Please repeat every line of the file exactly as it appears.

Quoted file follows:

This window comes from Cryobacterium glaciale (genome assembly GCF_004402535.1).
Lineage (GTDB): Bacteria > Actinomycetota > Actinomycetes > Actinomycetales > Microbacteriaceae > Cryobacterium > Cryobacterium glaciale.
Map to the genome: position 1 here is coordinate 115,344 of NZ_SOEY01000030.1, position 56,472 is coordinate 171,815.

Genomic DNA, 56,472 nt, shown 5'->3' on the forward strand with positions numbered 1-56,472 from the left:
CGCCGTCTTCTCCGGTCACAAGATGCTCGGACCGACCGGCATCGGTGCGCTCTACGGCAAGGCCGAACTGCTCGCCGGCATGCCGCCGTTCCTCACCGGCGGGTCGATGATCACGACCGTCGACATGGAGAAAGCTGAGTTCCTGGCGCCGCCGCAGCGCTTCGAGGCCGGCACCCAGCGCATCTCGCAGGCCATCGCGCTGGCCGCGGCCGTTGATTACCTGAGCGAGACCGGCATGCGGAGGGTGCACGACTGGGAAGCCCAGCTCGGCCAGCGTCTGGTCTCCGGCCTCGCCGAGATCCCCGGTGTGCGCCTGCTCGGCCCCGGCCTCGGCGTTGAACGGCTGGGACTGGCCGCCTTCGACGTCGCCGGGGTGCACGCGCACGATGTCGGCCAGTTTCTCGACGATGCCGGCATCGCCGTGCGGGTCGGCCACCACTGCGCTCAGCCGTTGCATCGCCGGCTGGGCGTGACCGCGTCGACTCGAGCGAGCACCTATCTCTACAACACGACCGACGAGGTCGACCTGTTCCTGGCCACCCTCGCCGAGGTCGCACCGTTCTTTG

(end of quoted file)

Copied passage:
This window comes from Cryobacterium glaciale (genome assembly GCF_004402535.1).
Lineage (GTDB): Bacteria > Actinomycetota > Actinomycetes > Actinomycetales > Microbacteriaceae > Cryobacterium > Cryobacterium glaciale.
Map to the genome: position 1 here is coordinate 115,344 of NZ_SOEY01000030.1, position 56,472 is coordinate 171,815.

Genomic DNA, 56,472 nt, shown 5'->3' on the forward strand with positions numbered 1-56,472 from the left:
CGCCGTCTTCTCCGGTCACAAGATGCTCGGACCGACCGGCATCGGTGCGCTCTACGGCAAGGCCGAACTGCTCGCCGGCATGCCGCCGTTCCTCACCGGCGGGTCGATGATCACGACCGTCGACATGGAGAAAGCTGAGTTCCTGGCGCCGCCGCAGCGCTTCGAGGCCGGCACCCAGCGCATCTCGCAGGCCATCGCGCTGGCCGCGGCCGTTGATTACCTGAGCGAGACCGGCATGCGGAGGGTGCACGACTGGGAAGCCCAGCTCGGCCAGCGTCTGGTCTCCGGCCTCGCCGAGATCCCCGGTGTGCGCCTGCTCGGCCCCGGCCTCGGCGTTGAACGGCTGGGACTGGCCGCCTTCGACGTCGCCGGGGTGCACGCGCACGATGTCGGCCAGTTTCTCGACGATGCCGGCATCGCCGTGCGGGTCGGCCACCACTGCGCTCAGCCGTTGCATCGCCGGCTGGGCGTGACCGCGTCGACTCGAGCGAGCACCTATCTCTACAACACGACCGACGAGGTCGACCTGTTCCTGGCCACCCTCGCCGAGGTCGCACCGTTCTTTG